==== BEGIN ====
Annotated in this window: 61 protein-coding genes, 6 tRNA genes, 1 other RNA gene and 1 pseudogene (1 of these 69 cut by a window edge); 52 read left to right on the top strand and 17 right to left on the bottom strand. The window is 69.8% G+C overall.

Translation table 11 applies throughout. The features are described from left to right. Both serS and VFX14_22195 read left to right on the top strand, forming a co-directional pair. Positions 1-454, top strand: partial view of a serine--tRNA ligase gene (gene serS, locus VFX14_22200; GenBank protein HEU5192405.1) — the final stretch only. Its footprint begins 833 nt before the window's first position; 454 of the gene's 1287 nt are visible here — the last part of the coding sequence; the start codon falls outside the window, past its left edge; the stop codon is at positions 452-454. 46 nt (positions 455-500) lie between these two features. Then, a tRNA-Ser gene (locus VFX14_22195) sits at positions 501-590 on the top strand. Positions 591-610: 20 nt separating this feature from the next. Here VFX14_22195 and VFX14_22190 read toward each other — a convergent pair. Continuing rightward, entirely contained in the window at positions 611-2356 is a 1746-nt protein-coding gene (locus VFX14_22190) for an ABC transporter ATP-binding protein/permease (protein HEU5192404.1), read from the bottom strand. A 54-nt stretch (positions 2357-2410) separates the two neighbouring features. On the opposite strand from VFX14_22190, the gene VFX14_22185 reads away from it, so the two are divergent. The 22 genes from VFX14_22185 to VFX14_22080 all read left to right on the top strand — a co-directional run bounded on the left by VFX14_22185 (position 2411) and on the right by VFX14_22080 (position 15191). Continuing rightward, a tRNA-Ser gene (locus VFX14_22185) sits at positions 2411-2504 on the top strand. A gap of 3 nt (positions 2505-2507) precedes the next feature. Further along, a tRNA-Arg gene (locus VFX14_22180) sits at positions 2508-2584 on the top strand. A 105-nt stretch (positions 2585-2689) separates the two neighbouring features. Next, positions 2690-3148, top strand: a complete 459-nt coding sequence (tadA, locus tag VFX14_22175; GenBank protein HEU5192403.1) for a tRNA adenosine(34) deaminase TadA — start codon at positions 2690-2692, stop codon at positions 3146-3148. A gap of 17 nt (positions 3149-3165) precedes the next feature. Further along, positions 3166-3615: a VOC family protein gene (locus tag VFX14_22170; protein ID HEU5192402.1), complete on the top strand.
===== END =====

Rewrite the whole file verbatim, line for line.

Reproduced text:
Annotated in this window: 61 protein-coding genes, 6 tRNA genes, 1 other RNA gene and 1 pseudogene (1 of these 69 cut by a window edge); 52 read left to right on the top strand and 17 right to left on the bottom strand. The window is 69.8% G+C overall.

Translation table 11 applies throughout. The features are described from left to right. Both serS and VFX14_22195 read left to right on the top strand, forming a co-directional pair. Positions 1-454, top strand: partial view of a serine--tRNA ligase gene (gene serS, locus VFX14_22200; GenBank protein HEU5192405.1) — the final stretch only. Its footprint begins 833 nt before the window's first position; 454 of the gene's 1287 nt are visible here — the last part of the coding sequence; the start codon falls outside the window, past its left edge; the stop codon is at positions 452-454. 46 nt (positions 455-500) lie between these two features. Then, a tRNA-Ser gene (locus VFX14_22195) sits at positions 501-590 on the top strand. Positions 591-610: 20 nt separating this feature from the next. Here VFX14_22195 and VFX14_22190 read toward each other — a convergent pair. Continuing rightward, entirely contained in the window at positions 611-2356 is a 1746-nt protein-coding gene (locus VFX14_22190) for an ABC transporter ATP-binding protein/permease (protein HEU5192404.1), read from the bottom strand. A 54-nt stretch (positions 2357-2410) separates the two neighbouring features. On the opposite strand from VFX14_22190, the gene VFX14_22185 reads away from it, so the two are divergent. The 22 genes from VFX14_22185 to VFX14_22080 all read left to right on the top strand — a co-directional run bounded on the left by VFX14_22185 (position 2411) and on the right by VFX14_22080 (position 15191). Continuing rightward, a tRNA-Ser gene (locus VFX14_22185) sits at positions 2411-2504 on the top strand. A gap of 3 nt (positions 2505-2507) precedes the next feature. Further along, a tRNA-Arg gene (locus VFX14_22180) sits at positions 2508-2584 on the top strand. A 105-nt stretch (positions 2585-2689) separates the two neighbouring features. Next, positions 2690-3148, top strand: a complete 459-nt coding sequence (tadA, locus tag VFX14_22175; GenBank protein HEU5192403.1) for a tRNA adenosine(34) deaminase TadA — start codon at positions 2690-2692, stop codon at positions 3146-3148. A gap of 17 nt (positions 3149-3165) precedes the next feature. Further along, positions 3166-3615: a VOC family protein gene (locus tag VFX14_22170; protein ID HEU5192402.1), complete on the top strand.